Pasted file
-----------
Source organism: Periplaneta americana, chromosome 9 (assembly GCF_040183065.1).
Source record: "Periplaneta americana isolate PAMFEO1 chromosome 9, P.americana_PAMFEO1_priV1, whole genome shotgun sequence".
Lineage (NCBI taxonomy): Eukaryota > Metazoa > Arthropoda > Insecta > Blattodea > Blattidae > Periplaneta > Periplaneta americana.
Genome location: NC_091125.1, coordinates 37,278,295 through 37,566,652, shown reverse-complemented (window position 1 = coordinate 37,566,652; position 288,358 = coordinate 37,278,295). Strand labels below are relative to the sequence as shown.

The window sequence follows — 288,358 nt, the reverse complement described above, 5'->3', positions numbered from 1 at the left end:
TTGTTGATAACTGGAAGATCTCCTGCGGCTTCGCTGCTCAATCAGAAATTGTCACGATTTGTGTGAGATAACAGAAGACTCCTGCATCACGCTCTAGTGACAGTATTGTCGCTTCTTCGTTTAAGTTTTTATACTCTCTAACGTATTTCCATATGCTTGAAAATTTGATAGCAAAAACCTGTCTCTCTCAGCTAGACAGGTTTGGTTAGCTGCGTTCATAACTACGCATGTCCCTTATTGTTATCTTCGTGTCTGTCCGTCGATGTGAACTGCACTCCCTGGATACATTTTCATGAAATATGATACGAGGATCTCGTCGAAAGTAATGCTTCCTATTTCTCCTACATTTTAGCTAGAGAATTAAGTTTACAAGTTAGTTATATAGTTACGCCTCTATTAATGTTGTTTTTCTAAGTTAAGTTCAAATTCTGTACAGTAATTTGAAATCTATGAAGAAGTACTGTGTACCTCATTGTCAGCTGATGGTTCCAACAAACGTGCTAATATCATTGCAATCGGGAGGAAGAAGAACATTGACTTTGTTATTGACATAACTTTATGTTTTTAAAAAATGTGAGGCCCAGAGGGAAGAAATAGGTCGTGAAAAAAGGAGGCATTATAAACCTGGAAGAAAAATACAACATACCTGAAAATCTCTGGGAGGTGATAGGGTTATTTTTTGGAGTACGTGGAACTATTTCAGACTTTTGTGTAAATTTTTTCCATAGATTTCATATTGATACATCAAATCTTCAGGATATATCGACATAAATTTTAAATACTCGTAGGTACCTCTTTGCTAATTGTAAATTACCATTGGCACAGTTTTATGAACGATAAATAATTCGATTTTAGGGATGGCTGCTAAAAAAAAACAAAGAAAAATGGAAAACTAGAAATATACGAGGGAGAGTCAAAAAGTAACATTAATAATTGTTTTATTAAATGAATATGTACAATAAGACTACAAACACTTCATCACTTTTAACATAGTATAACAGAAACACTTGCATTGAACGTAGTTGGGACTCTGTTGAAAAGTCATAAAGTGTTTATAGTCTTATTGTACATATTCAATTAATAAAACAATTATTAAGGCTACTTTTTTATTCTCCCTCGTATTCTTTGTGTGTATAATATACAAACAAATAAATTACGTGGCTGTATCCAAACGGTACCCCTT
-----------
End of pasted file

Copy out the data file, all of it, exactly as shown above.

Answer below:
Source organism: Periplaneta americana, chromosome 9 (assembly GCF_040183065.1).
Source record: "Periplaneta americana isolate PAMFEO1 chromosome 9, P.americana_PAMFEO1_priV1, whole genome shotgun sequence".
Lineage (NCBI taxonomy): Eukaryota > Metazoa > Arthropoda > Insecta > Blattodea > Blattidae > Periplaneta > Periplaneta americana.
Genome location: NC_091125.1, coordinates 37,278,295 through 37,566,652, shown reverse-complemented (window position 1 = coordinate 37,566,652; position 288,358 = coordinate 37,278,295). Strand labels below are relative to the sequence as shown.

The window sequence follows — 288,358 nt, the reverse complement described above, 5'->3', positions numbered from 1 at the left end:
TTGTTGATAACTGGAAGATCTCCTGCGGCTTCGCTGCTCAATCAGAAATTGTCACGATTTGTGTGAGATAACAGAAGACTCCTGCATCACGCTCTAGTGACAGTATTGTCGCTTCTTCGTTTAAGTTTTTATACTCTCTAACGTATTTCCATATGCTTGAAAATTTGATAGCAAAAACCTGTCTCTCTCAGCTAGACAGGTTTGGTTAGCTGCGTTCATAACTACGCATGTCCCTTATTGTTATCTTCGTGTCTGTCCGTCGATGTGAACTGCACTCCCTGGATACATTTTCATGAAATATGATACGAGGATCTCGTCGAAAGTAATGCTTCCTATTTCTCCTACATTTTAGCTAGAGAATTAAGTTTACAAGTTAGTTATATAGTTACGCCTCTATTAATGTTGTTTTTCTAAGTTAAGTTCAAATTCTGTACAGTAATTTGAAATCTATGAAGAAGTACTGTGTACCTCATTGTCAGCTGATGGTTCCAACAAACGTGCTAATATCATTGCAATCGGGAGGAAGAAGAACATTGACTTTGTTATTGACATAACTTTATGTTTTTAAAAAATGTGAGGCCCAGAGGGAAGAAATAGGTCGTGAAAAAAGGAGGCATTATAAACCTGGAAGAAAAATACAACATACCTGAAAATCTCTGGGAGGTGATAGGGTTATTTTTTGGAGTACGTGGAACTATTTCAGACTTTTGTGTAAATTTTTTCCATAGATTTCATATTGATACATCAAATCTTCAGGATATATCGACATAAATTTTAAATACTCGTAGGTACCTCTTTGCTAATTGTAAATTACCATTGGCACAGTTTTATGAACGATAAATAATTCGATTTTAGGGATGGCTGCTAAAAAAAAACAAAGAAAAATGGAAAACTAGAAATATACGAGGGAGAGTCAAAAAGTAACATTAATAATTGTTTTATTAAATGAATATGTACAATAAGACTACAAACACTTCATCACTTTTAACATAGTATAACAGAAACACTTGCATTGAACGTAGTTGGGACTCTGTTGAAAAGTCATAAAGTGTTTATAGTCTTATTGTACATATTCAATTAATAAAACAATTATTAAGGCTACTTTTTTATTCTCCCTCGTATTCTTTGTGTGTATAATATACAAACAAATAAATTACGTGGCTGTATCCAAACGGTACCCCTT